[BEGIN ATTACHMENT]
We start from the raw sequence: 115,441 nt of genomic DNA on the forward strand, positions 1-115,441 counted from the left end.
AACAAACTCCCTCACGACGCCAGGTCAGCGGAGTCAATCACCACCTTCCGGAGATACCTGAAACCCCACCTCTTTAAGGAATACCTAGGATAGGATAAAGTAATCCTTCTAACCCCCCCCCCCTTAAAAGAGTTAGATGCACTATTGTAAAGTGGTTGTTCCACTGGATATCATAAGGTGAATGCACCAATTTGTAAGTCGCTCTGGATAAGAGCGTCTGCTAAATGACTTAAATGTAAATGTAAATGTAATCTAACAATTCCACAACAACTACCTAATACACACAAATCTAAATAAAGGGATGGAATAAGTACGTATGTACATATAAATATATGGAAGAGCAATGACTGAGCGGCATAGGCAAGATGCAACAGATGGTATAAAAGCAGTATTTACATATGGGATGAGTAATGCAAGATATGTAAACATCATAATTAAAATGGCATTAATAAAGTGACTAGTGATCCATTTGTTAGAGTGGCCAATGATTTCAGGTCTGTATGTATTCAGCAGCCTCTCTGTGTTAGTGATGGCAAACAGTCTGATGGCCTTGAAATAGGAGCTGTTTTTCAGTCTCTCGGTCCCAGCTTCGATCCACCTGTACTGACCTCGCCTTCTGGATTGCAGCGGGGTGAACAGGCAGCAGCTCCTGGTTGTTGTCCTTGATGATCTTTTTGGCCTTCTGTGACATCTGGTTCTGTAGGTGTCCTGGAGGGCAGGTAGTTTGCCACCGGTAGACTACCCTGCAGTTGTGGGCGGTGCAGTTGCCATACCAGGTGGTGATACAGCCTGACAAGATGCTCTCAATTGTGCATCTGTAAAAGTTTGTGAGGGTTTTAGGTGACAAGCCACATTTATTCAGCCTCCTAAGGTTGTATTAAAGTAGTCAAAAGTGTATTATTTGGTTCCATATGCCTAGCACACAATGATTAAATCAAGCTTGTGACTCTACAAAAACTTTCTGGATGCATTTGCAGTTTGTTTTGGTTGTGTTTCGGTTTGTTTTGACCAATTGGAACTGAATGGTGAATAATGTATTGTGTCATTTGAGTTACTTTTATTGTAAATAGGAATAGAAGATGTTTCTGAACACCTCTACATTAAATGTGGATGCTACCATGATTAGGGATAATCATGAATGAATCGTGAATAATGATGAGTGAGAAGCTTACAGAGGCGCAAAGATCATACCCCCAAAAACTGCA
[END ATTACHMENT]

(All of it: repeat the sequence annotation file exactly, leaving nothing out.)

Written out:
We start from the raw sequence: 115,441 nt of genomic DNA on the forward strand, positions 1-115,441 counted from the left end.
AACAAACTCCCTCACGACGCCAGGTCAGCGGAGTCAATCACCACCTTCCGGAGATACCTGAAACCCCACCTCTTTAAGGAATACCTAGGATAGGATAAAGTAATCCTTCTAACCCCCCCCCCCTTAAAAGAGTTAGATGCACTATTGTAAAGTGGTTGTTCCACTGGATATCATAAGGTGAATGCACCAATTTGTAAGTCGCTCTGGATAAGAGCGTCTGCTAAATGACTTAAATGTAAATGTAAATGTAATCTAACAATTCCACAACAACTACCTAATACACACAAATCTAAATAAAGGGATGGAATAAGTACGTATGTACATATAAATATATGGAAGAGCAATGACTGAGCGGCATAGGCAAGATGCAACAGATGGTATAAAAGCAGTATTTACATATGGGATGAGTAATGCAAGATATGTAAACATCATAATTAAAATGGCATTAATAAAGTGACTAGTGATCCATTTGTTAGAGTGGCCAATGATTTCAGGTCTGTATGTATTCAGCAGCCTCTCTGTGTTAGTGATGGCAAACAGTCTGATGGCCTTGAAATAGGAGCTGTTTTTCAGTCTCTCGGTCCCAGCTTCGATCCACCTGTACTGACCTCGCCTTCTGGATTGCAGCGGGGTGAACAGGCAGCAGCTCCTGGTTGTTGTCCTTGATGATCTTTTTGGCCTTCTGTGACATCTGGTTCTGTAGGTGTCCTGGAGGGCAGGTAGTTTGCCACCGGTAGACTACCCTGCAGTTGTGGGCGGTGCAGTTGCCATACCAGGTGGTGATACAGCCTGACAAGATGCTCTCAATTGTGCATCTGTAAAAGTTTGTGAGGGTTTTAGGTGACAAGCCACATTTATTCAGCCTCCTAAGGTTGTATTAAAGTAGTCAAAAGTGTATTATTTGGTTCCATATGCCTAGCACACAATGATTAAATCAAGCTTGTGACTCTACAAAAACTTTCTGGATGCATTTGCAGTTTGTTTTGGTTGTGTTTCGGTTTGTTTTGACCAATTGGAACTGAATGGTGAATAATGTATTGTGTCATTTGAGTTACTTTTATTGTAAATAGGAATAGAAGATGTTTCTGAACACCTCTACATTAAATGTGGATGCTACCATGATTAGGGATAATCATGAATGAATCGTGAATAATGATGAGTGAGAAGCTTACAGAGGCGCAAAGATCATACCCCCAAAAACTGCA